I think your bias may be showing and affecting your focus.

    If there truly was "a pretty clear case for who was right/wrong in the Cold War", then why are we now in Cold War II? IMO, the main theme of The Americans was not to show who was right or wrong in the Cold War.

    Frequently, Stan was just as disenchanted by the FBI's and USA's approach to the Cold War. In the end, even Stan's boss (Dennis) questioned the FBI's approach and purpose. Like the Russians, they both also seemed to be searching for their life's purpose.

  12. #152
    Quote Originally Posted by Jeffrey View Post
    I think your bias may be showing and affecting your focus.

    If there truly was "a pretty clear case for who was right/wrong in the Cold War", then why are we now in Cold War II? IMO, the main theme of The Americans was not to show who was right or wrong in the Cold War.

    Frequently, Stan was just as disenchanted by the FBI's and USA's approach to the Cold War. In the end, even Stan's boss (Dennis) questioned the FBI's approach and purpose. Like the Russians, they both also seemed to be searching for their life's purpose.
    Think two things:
    A: the wheat issue
    B: the fact that neither in the 80s, nor today, could you write this safely in Russia/USSR

    Oh, and yeah, I am biased in the US versus USSR, free market versus communism, issue. Frankly......BLUS
    Race Bannon can drive ANYTHING!
    --and did you know Tim Matheson broke into show biz as voice of young Johnny Quest?

  13. #153
    Quote Originally Posted by HereBeforeCoachK View Post
    Think two things:
    A: the wheat issue
    B: the fact that neither in the 80s, nor today, could you write this safely in Russia/USSR

    Oh, and yeah, I am biased in the US versus USSR, free market versus communism, issue. Frankly...BLUS
    I think our different perspectives, about the show's main theme, illustrates why it was a great show. Add other people's main theme opinions (marriage, loyalty, etc.) and it's very clear the show was wide open to personal interpretation.

  14. #154
    Quote Originally Posted by Jeffrey View Post
    If there truly was "a pretty clear case for who was right/wrong in the Cold War", then why are we now in Cold War II? IMO, the main theme of The Americans was not to show who was right or wrong in the Cold War.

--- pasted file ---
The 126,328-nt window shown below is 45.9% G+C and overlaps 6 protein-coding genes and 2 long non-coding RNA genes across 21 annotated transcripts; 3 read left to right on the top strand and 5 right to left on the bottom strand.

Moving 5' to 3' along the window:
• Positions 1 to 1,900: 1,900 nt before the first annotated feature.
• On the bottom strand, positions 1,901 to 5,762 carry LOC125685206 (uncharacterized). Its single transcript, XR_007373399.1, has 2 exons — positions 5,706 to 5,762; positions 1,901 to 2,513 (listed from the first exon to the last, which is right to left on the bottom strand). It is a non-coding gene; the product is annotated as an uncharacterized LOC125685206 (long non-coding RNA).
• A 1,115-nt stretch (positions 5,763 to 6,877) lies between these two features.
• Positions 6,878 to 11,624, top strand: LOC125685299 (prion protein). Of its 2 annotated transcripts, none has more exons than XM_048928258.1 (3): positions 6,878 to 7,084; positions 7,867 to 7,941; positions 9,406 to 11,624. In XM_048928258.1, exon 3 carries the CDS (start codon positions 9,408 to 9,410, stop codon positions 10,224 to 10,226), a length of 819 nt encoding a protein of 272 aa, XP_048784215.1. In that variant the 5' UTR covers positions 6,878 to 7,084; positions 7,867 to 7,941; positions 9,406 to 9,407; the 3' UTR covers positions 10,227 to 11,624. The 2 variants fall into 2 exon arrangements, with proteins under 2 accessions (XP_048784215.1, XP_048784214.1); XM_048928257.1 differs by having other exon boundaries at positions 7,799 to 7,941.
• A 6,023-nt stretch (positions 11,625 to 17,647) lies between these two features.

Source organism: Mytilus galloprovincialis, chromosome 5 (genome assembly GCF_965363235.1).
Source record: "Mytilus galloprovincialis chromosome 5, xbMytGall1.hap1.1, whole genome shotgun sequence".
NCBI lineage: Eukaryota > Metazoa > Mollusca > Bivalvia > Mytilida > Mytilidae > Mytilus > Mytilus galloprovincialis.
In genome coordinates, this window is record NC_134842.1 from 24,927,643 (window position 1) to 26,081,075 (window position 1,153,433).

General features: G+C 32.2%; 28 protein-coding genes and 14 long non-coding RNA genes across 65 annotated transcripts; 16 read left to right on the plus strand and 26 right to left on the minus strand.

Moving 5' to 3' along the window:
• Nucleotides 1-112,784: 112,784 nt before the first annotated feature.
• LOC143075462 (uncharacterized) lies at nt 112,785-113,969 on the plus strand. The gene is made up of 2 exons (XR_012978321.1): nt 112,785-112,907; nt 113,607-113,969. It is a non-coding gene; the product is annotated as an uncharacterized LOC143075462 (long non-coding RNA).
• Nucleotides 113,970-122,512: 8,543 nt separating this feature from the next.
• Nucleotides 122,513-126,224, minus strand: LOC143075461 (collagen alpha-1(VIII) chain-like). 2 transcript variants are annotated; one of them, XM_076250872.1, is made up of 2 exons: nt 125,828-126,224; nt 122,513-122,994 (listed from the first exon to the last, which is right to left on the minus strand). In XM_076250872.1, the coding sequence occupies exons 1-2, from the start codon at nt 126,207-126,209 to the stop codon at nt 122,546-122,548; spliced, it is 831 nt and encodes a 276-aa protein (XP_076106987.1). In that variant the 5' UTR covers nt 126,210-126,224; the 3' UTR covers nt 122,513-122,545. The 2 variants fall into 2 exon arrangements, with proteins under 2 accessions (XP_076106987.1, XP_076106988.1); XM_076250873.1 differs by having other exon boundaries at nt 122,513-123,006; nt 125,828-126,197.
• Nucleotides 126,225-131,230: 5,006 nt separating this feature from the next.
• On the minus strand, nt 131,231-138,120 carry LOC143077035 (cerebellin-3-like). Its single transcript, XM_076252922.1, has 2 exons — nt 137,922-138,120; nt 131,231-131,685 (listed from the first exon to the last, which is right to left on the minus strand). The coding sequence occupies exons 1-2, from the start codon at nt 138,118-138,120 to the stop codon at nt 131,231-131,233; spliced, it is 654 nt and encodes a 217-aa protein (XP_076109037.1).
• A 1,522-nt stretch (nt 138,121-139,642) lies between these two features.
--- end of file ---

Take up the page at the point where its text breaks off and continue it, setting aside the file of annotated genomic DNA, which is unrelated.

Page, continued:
Frequently, Stan was just as disenchanted by the FBI's and USA's approach to the Cold War. In the end, even Stan's boss (Dennis) questioned the FBI's approach and purpose. Like the Russians, they both also seemed to be searching for their life's purpose.
    Battle lines were being drawn,
    Nobody was right, if everybody was wrong.

  15. #155
    Join Date
    Dec 2011
    Location
    Chicago
    Quote Originally Posted by Jeffrey View Post
    Battle lines were being drawn,
    Nobody was right, if everybody was wrong.
    I see what you did there. Never a bad time for a Buffalo Springfield reference in my view...

  16. #156
    Quote Originally Posted by Jeffrey View Post
    Battle lines were being drawn,
    Nobody was right, if everybody was wrong.
    Hmm...interesting.

    Still, there was no embarrassment on the American side equal to the wheat fiasco, which really started Phillip's departure from the KGB work, and nothing like the attempt to assassinate Gorbachev in Season 6, which moved Elizabeth a great deal, and there was nothing like the Paige dressing down of Elizabeth over tactics either.
    (maybe you haven't seen that). All three of those painted a clear picture of the real score. Nobody was perfect, but there was no moral equivalence either. Not in the last two seasons.

    Throw in the crop failures, the empty store shelves, the corruption all through the Soviet supply chain, the bullet in the head murders in the bowels of Lubyanka, compared to the quality of life and the going out of their way to be fair tactics of the FBI, and it was a lopsided score.

    A lot along the lines of this iconic commercial: https://www.youtube.com/watch?v=5CaMUfxVJVQ
    It's funny because it's somewhat true.
    Last edited by HereBeforeCoachK; 07-12-2018 at 02:39 PM.
    Race Bannon can drive ANYTHING!
    --and did you know Tim Matheson broke into show biz as voice of young Johnny Quest?